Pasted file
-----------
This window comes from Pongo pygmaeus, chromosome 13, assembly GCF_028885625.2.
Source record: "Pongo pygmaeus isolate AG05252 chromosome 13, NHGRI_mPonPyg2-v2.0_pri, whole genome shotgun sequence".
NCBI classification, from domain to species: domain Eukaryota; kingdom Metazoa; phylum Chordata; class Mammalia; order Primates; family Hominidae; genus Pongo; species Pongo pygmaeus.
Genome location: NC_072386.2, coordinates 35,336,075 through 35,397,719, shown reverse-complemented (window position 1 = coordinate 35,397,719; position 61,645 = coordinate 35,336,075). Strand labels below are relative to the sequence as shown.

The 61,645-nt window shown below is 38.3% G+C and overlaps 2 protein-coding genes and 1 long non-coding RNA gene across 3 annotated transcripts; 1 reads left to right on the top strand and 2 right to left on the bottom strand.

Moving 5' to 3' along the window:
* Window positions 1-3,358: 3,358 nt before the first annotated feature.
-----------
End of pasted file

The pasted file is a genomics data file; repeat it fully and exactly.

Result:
This window comes from Pongo pygmaeus, chromosome 13, assembly GCF_028885625.2.
Source record: "Pongo pygmaeus isolate AG05252 chromosome 13, NHGRI_mPonPyg2-v2.0_pri, whole genome shotgun sequence".
NCBI classification, from domain to species: domain Eukaryota; kingdom Metazoa; phylum Chordata; class Mammalia; order Primates; family Hominidae; genus Pongo; species Pongo pygmaeus.
Genome location: NC_072386.2, coordinates 35,336,075 through 35,397,719, shown reverse-complemented (window position 1 = coordinate 35,397,719; position 61,645 = coordinate 35,336,075). Strand labels below are relative to the sequence as shown.

The 61,645-nt window shown below is 38.3% G+C and overlaps 2 protein-coding genes and 1 long non-coding RNA gene across 3 annotated transcripts; 1 reads left to right on the top strand and 2 right to left on the bottom strand.

Moving 5' to 3' along the window:
* Window positions 1-3,358: 3,358 nt before the first annotated feature.